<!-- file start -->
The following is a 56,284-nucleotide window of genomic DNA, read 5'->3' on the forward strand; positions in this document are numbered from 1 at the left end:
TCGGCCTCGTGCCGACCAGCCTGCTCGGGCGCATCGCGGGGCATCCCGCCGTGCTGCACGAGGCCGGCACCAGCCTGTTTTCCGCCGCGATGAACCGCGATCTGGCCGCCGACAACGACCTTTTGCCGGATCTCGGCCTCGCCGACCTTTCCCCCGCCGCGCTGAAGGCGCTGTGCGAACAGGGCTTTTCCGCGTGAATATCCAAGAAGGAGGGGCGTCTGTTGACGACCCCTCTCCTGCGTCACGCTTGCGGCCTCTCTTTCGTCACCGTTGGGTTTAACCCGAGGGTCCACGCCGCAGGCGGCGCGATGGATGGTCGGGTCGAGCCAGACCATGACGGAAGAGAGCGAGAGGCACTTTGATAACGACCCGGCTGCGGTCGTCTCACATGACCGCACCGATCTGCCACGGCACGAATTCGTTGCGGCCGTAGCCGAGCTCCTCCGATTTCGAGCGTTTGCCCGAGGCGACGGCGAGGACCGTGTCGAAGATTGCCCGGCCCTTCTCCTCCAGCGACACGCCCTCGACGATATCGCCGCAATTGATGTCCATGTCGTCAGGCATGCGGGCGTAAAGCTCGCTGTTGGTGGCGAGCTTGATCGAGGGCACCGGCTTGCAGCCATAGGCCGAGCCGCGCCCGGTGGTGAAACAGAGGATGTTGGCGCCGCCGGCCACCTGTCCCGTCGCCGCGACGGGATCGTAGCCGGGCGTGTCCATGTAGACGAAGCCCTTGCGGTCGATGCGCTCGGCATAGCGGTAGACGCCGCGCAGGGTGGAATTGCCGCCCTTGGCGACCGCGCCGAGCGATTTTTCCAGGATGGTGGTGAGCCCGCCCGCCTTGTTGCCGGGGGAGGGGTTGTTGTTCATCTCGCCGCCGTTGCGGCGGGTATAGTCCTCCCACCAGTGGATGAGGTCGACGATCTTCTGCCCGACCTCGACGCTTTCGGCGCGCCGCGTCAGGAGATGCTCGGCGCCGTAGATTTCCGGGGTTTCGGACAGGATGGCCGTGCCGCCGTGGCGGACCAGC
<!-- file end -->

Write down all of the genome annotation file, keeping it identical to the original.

The following is a 56,284-nucleotide window of genomic DNA, read 5'->3' on the forward strand; positions in this document are numbered from 1 at the left end:
TCGGCCTCGTGCCGACCAGCCTGCTCGGGCGCATCGCGGGGCATCCCGCCGTGCTGCACGAGGCCGGCACCAGCCTGTTTTCCGCCGCGATGAACCGCGATCTGGCCGCCGACAACGACCTTTTGCCGGATCTCGGCCTCGCCGACCTTTCCCCCGCCGCGCTGAAGGCGCTGTGCGAACAGGGCTTTTCCGCGTGAATATCCAAGAAGGAGGGGCGTCTGTTGACGACCCCTCTCCTGCGTCACGCTTGCGGCCTCTCTTTCGTCACCGTTGGGTTTAACCCGAGGGTCCACGCCGCAGGCGGCGCGATGGATGGTCGGGTCGAGCCAGACCATGACGGAAGAGAGCGAGAGGCACTTTGATAACGACCCGGCTGCGGTCGTCTCACATGACCGCACCGATCTGCCACGGCACGAATTCGTTGCGGCCGTAGCCGAGCTCCTCCGATTTCGAGCGTTTGCCCGAGGCGACGGCGAGGACCGTGTCGAAGATTGCCCGGCCCTTCTCCTCCAGCGACACGCCCTCGACGATATCGCCGCAATTGATGTCCATGTCGTCAGGCATGCGGGCGTAAAGCTCGCTGTTGGTGGCGAGCTTGATCGAGGGCACCGGCTTGCAGCCATAGGCCGAGCCGCGCCCGGTGGTGAAACAGAGGATGTTGGCGCCGCCGGCCACCTGTCCCGTCGCCGCGACGGGATCGTAGCCGGGCGTGTCCATGTAGACGAAGCCCTTGCGGTCGATGCGCTCGGCATAGCGGTAGACGCCGCGCAGGGTGGAATTGCCGCCCTTGGCGACCGCGCCGAGCGATTTTTCCAGGATGGTGGTGAGCCCGCCCGCCTTGTTGCCGGGGGAGGGGTTGTTGTTCATCTCGCCGCCGTTGCGGCGGGTATAGTCCTCCCACCAGTGGATGAGGTCGACGATCTTCTGCCCGACCTCGACGCTTTCGGCGCGCCGCGTCAGGAGATGCTCGGCGCCGTAGATTTCCGGGGTTTCGGACAGGATGGCCGTGCCGCCGTGGCGGACCAGC